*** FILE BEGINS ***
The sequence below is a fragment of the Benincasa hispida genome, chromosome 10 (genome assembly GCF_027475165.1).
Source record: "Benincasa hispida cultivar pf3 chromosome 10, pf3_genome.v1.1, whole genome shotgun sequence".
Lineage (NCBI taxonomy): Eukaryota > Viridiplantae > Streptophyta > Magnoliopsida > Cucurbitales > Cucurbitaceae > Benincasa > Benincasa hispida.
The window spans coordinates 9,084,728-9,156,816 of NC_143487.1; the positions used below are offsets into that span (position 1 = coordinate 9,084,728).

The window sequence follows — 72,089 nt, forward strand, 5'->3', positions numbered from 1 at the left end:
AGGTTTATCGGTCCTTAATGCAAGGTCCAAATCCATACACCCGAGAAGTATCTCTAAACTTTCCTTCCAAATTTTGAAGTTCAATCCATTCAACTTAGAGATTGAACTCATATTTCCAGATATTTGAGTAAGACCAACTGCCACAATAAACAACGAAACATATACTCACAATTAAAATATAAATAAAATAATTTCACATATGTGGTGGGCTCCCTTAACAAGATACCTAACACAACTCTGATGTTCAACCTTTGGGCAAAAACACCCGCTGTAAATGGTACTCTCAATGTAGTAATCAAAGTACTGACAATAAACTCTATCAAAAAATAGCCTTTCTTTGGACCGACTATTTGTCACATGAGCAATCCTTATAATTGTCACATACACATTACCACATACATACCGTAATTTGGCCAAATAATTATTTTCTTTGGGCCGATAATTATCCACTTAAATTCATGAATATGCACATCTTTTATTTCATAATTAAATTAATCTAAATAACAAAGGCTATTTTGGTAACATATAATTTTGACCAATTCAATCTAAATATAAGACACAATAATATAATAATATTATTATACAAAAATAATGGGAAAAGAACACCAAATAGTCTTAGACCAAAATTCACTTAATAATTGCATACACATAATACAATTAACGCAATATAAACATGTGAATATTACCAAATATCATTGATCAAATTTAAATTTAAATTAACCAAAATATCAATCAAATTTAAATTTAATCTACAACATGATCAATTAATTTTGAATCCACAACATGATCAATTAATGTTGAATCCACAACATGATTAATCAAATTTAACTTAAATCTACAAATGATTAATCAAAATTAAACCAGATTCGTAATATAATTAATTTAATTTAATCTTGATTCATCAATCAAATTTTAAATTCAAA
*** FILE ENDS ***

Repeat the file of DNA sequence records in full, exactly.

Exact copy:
The sequence below is a fragment of the Benincasa hispida genome, chromosome 10 (genome assembly GCF_027475165.1).
Source record: "Benincasa hispida cultivar pf3 chromosome 10, pf3_genome.v1.1, whole genome shotgun sequence".
Lineage (NCBI taxonomy): Eukaryota > Viridiplantae > Streptophyta > Magnoliopsida > Cucurbitales > Cucurbitaceae > Benincasa > Benincasa hispida.
The window spans coordinates 9,084,728-9,156,816 of NC_143487.1; the positions used below are offsets into that span (position 1 = coordinate 9,084,728).

The window sequence follows — 72,089 nt, forward strand, 5'->3', positions numbered from 1 at the left end:
AGGTTTATCGGTCCTTAATGCAAGGTCCAAATCCATACACCCGAGAAGTATCTCTAAACTTTCCTTCCAAATTTTGAAGTTCAATCCATTCAACTTAGAGATTGAACTCATATTTCCAGATATTTGAGTAAGACCAACTGCCACAATAAACAACGAAACATATACTCACAATTAAAATATAAATAAAATAATTTCACATATGTGGTGGGCTCCCTTAACAAGATACCTAACACAACTCTGATGTTCAACCTTTGGGCAAAAACACCCGCTGTAAATGGTACTCTCAATGTAGTAATCAAAGTACTGACAATAAACTCTATCAAAAAATAGCCTTTCTTTGGACCGACTATTTGTCACATGAGCAATCCTTATAATTGTCACATACACATTACCACATACATACCGTAATTTGGCCAAATAATTATTTTCTTTGGGCCGATAATTATCCACTTAAATTCATGAATATGCACATCTTTTATTTCATAATTAAATTAATCTAAATAACAAAGGCTATTTTGGTAACATATAATTTTGACCAATTCAATCTAAATATAAGACACAATAATATAATAATATTATTATACAAAAATAATGGGAAAAGAACACCAAATAGTCTTAGACCAAAATTCACTTAATAATTGCATACACATAATACAATTAACGCAATATAAACATGTGAATATTACCAAATATCATTGATCAAATTTAAATTTAAATTAACCAAAATATCAATCAAATTTAAATTTAATCTACAACATGATCAATTAATTTTGAATCCACAACATGATCAATTAATGTTGAATCCACAACATGATTAATCAAATTTAACTTAAATCTACAAATGATTAATCAAAATTAAACCAGATTCGTAATATAATTAATTTAATTTAATCTTGATTCATCAATCAAATTTTAAATTCAAA